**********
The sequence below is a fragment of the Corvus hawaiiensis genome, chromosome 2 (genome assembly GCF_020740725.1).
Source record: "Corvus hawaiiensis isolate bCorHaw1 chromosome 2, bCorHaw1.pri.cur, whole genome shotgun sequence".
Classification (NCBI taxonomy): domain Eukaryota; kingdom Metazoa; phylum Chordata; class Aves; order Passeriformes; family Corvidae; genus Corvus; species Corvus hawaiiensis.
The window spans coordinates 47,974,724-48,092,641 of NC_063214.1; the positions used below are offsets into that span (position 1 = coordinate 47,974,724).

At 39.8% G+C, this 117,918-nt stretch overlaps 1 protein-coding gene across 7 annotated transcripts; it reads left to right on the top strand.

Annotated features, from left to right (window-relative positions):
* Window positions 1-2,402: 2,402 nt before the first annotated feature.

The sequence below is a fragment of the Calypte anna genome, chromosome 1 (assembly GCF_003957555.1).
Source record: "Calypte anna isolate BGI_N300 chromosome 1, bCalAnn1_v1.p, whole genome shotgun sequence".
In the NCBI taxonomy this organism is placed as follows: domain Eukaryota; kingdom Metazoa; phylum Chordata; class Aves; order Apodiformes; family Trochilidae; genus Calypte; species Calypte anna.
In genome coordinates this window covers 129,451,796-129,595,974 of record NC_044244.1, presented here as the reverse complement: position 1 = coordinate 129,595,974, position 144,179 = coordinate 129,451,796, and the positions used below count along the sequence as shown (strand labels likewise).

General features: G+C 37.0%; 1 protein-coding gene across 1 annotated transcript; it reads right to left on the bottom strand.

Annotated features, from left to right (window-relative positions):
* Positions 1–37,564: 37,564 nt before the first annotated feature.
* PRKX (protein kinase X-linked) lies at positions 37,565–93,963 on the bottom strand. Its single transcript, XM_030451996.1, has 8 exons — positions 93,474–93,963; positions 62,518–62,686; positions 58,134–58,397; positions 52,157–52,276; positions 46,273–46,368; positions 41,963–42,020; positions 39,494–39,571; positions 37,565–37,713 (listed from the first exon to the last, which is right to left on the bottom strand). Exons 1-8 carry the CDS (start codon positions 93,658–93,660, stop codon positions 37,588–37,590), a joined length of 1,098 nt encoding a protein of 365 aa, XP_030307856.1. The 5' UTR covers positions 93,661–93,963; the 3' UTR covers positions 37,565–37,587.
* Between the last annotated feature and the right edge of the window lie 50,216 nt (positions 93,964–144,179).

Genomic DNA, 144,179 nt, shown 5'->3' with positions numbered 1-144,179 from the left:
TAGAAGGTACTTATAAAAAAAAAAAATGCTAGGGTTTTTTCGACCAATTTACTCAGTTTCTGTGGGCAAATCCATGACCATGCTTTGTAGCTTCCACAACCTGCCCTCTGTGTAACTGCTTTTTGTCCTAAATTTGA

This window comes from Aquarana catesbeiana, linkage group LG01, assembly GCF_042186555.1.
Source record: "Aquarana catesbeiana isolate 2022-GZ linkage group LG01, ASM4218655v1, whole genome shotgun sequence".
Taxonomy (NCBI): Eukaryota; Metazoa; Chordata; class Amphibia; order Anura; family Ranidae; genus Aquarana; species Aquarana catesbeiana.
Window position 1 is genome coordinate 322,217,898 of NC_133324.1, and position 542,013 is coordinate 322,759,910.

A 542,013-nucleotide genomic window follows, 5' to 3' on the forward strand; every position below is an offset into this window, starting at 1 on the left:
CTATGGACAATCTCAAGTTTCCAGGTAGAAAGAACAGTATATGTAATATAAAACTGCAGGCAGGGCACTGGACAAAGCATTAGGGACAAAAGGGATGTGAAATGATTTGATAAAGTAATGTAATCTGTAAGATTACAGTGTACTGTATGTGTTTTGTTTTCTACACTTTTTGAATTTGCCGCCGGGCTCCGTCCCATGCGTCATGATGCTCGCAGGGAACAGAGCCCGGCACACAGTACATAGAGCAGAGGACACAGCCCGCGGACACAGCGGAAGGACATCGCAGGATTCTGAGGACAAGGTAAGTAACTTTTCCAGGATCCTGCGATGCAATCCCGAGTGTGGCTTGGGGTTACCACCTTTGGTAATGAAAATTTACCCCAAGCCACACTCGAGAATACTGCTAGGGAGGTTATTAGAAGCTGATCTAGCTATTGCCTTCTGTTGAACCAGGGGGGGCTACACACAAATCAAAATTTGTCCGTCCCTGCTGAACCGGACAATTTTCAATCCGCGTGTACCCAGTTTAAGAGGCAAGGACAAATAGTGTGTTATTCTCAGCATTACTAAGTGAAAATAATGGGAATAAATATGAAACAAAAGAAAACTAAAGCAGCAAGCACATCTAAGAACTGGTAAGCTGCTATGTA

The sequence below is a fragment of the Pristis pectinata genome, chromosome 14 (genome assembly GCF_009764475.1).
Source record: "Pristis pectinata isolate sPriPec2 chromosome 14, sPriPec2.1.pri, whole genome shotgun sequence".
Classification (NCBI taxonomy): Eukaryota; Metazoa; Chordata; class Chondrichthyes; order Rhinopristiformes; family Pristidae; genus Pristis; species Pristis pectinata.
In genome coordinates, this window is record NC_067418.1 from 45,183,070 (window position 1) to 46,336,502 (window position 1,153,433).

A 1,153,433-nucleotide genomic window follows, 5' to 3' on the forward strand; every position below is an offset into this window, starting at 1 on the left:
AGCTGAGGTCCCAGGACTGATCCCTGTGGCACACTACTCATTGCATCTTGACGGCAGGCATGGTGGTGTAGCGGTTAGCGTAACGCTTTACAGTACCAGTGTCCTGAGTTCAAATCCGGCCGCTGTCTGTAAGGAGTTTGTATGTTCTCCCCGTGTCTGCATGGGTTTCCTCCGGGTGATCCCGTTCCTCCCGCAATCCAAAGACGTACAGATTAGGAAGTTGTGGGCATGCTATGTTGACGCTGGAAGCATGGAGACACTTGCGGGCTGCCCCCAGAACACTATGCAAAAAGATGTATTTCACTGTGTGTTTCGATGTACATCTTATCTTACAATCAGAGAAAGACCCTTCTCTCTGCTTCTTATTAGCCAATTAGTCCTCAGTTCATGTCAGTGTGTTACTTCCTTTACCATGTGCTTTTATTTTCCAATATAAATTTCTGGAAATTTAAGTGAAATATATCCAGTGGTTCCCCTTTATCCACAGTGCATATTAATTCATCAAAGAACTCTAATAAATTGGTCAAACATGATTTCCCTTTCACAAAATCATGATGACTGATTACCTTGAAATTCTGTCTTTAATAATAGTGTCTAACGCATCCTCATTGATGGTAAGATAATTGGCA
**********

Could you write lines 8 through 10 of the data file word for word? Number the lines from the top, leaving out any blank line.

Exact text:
The sequence below is a fragment of the Calypte anna genome, chromosome 1 (assembly GCF_003957555.1).
Source record: "Calypte anna isolate BGI_N300 chromosome 1, bCalAnn1_v1.p, whole genome shotgun sequence".
In the NCBI taxonomy this organism is placed as follows: domain Eukaryota; kingdom Metazoa; phylum Chordata; class Aves; order Apodiformes; family Trochilidae; genus Calypte; species Calypte anna.